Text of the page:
Table 2: Results of anti-nutritional factors (concentration in mg kg-1)
Image for - Chemical Analysis of Tacca leontopetaloides Peels
Values are Mean±SD. Values with the same alphabet with in row are not significantly different

Oxalate content of the peels (Table 2) was found to be 16.50 mg kg-1, 19.00 mg kg-1 and 15.50 for samples A, B and C, respectively. When diets containing oxalate are eating, they concentrate in the kidneys, where it has the potential to crystallize, forming kidney stones. Oxalates are capable of producing mouth sores, indigestion and other digestive problems. The consumption of small quantities of oxalate could cause burning or numbing sensation in the mouth, while larger amounts have been reported to cause much more severe reactions. Also known as beerstone, it can accumulate on surfaces during the process of brewing beer (Pingle and Ramastri, 1978).

Cyanogenic glycosides content (Table 2) was found to be 45.00, 43.00 and 44.00 mg kg-1 for samples A, B and C, respectively. The results indicate that the peels have high content of cyanogenic glycoside when compared to the 20.00 mg kg-1 save limit, C.

The results of hemagglutinin analysis shown its level in this substance to vary between 20.00-23.00 mg kg-1 (Table 2), these values are slightly higher than the 20.00 mg kg-1 reported as the threshold value. Hemagglutinin is a clot-promoting substance which causes red blood cells to clump together. These clustered blood cells due not properly absorb oxygen for distribution to the body's tissues and are unable to help in maintaining good cardiac health. Hemagglutinin is also known to be growth depressant substances.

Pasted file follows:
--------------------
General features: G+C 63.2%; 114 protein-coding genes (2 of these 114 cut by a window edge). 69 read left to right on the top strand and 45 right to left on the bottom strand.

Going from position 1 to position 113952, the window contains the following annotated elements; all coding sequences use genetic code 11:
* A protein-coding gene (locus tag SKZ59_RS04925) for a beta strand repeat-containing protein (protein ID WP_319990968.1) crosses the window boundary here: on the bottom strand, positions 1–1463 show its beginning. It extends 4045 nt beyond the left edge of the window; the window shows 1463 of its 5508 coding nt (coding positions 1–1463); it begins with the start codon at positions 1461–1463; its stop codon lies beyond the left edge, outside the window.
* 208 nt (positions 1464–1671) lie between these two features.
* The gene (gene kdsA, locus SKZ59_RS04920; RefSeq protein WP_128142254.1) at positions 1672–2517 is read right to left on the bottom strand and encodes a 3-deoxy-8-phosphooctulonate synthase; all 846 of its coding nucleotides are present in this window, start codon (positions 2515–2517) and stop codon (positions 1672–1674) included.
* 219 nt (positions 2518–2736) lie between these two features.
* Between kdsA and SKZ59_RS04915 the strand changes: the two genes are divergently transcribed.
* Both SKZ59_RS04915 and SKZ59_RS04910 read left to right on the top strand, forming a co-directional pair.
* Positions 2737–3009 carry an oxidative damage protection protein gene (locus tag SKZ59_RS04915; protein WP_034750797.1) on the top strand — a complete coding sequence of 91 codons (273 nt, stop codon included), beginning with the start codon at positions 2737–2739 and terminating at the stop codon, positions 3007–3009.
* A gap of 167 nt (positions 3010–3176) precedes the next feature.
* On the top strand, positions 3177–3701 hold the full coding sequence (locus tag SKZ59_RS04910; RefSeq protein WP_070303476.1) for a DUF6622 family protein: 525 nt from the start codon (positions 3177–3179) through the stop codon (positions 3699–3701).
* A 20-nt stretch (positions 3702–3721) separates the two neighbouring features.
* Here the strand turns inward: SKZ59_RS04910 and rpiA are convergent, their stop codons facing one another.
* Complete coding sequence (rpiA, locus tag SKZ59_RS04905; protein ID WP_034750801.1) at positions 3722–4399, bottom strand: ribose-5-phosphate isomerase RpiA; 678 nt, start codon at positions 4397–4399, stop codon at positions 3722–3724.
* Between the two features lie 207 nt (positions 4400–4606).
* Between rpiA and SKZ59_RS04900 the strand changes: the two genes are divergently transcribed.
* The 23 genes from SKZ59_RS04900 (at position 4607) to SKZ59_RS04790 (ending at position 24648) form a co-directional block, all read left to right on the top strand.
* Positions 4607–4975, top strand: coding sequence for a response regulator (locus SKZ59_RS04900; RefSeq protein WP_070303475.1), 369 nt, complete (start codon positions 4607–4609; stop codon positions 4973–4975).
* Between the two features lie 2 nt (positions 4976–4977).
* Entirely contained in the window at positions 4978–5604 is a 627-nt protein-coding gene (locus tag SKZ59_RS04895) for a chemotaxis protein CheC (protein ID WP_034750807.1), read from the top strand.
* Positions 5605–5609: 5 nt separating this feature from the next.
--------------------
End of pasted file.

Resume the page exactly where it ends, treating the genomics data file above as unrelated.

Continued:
Saponin content of the peels (Table 2) was found to be 35.00, 31.50 and 34.50 mg kg-1. Saponins have been shown to help reduce the risk of cancer. They slow or even stop cancer cells from growing by reacting with the cholesterol in the membranes of cancer cells. It is considered to be antitumor and antimutagenic. It also work as antioxidants, preventing free radical cell damage and therefore lowering the risk of cancer. Saponins help in lowering cholesterol in the body. Despite their beneficial effects, Radostits et al. (1997), observed that saponins are known to interfere with the metabolism of vitamin E and causes gastroenteritis, manifested by diarrhoea and dysentery. Statistical Analysis of Variance (ANOVA) of antinutritional factors indicate a significant difference (p<0.05) in all the parameters investigated.


The results of the study revealed that the Tacca leontopetaloides peels contained high levels of anti-nutritional factors which could be responsible for its poisonous nature as speculated. Therefore, the peels need to process before it could be used as a livestock feeds.


We wish to acknowledge the contributions of Joshua Waya toward the success of this research work.